Monday, October 7, 2013

Unpublished Gems: The Avengers

Who knows why this action-packed Don Heck cover was not used for The Avengers #37 for February of 1967, since he did a colossal job on the interiors for this fan favorite Marvel title. Heck's professional career began in 1949 when he started working in the production department of Harvey Comics and studying art by mail order correspondence courses and junior college classes. Soon he graduated to penciling, and after a stint freelancing with Quality Comics, Hillman Comics and Toby Press. Heck then started at Atlas (Marvel) Comics on the recommendation of fellow artist Pete Morisi, becoming a mainstay, illustrating superhero, mystery, western, romance science fiction, fantasy, and war stories. When the House of Ideas began its Silver Age revolution, the artist's first major success was the legendary Iron Man origin story in Tales of Suspense #39 for March of 1963. He then drew a handful of early stories featuring the Mighty Thor, Giant Man and other heroes, but for most comic fans, it's Don's long run on The Avengers for which he is most fondly remembered. For some reason Gil Kane's exciting cover was chosen instead to grace this colossal issue, but it doesn't really matter, its just as terrific as the unpublished version in my opinion.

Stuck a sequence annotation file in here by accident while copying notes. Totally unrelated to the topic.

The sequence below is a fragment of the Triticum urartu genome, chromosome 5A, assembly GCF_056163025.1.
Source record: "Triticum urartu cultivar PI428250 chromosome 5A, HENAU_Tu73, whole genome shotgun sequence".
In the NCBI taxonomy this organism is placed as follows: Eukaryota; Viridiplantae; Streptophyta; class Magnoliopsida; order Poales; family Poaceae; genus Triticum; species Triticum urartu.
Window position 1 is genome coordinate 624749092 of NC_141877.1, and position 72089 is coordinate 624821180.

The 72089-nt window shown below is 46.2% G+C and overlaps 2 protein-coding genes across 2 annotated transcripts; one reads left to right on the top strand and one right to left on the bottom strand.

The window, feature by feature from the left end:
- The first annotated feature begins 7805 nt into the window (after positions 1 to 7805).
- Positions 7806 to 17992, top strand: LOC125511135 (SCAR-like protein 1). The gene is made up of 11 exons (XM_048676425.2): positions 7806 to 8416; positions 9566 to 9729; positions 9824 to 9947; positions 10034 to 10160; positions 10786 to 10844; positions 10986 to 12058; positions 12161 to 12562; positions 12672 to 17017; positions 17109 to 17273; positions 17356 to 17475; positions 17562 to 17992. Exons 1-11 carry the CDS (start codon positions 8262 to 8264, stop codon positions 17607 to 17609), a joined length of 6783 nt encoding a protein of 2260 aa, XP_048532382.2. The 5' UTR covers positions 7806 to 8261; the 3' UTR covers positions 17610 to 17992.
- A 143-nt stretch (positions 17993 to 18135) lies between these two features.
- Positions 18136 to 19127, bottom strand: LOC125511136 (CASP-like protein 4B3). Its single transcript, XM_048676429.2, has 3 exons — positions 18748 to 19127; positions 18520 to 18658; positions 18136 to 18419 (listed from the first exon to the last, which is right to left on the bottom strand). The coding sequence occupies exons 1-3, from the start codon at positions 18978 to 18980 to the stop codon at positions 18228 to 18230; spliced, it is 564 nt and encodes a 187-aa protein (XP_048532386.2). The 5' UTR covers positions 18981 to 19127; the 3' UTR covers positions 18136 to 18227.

Smurfswacker said...

It's a great cover, but I think it was dumped because the heroes (except Wanda) are seen from behind. The Kane cover shows everyone's faces. I
am pretty sure that showing the heroes' faces was important to Stan. I've seen other examples of rejected covers with the heroes seen from behind which were replaced by drawings which showed them clearly.

Ian Miller said...

That is bizarre. In my opinion everything about the unpublished cover is better. The linework, the composition, the dynamics, etc.

Ian Miller said...

That is bizarre. In my opinion everything about the unpublished cover is better. The linework is strong, the composition is more appealing, and it's so much more dynamic. Not to take away from Kane's cover, but I think Heck had the much better cover here.

Ian Miller said...


Good point. I used to notice that with X-Men covers in the 80s, where even characters shown from the back had at least part of their faces showing. They also made sure to not obscure a character's chest insignia if they had them. For example, if you look at almost any Superman cover the S on his chest is clearly visible.

With that being said, I think Heck's cover could've been saved in post-production. Lift up Goliath's head, and either show Cap and Hawkeye from the side or a 3/4 view.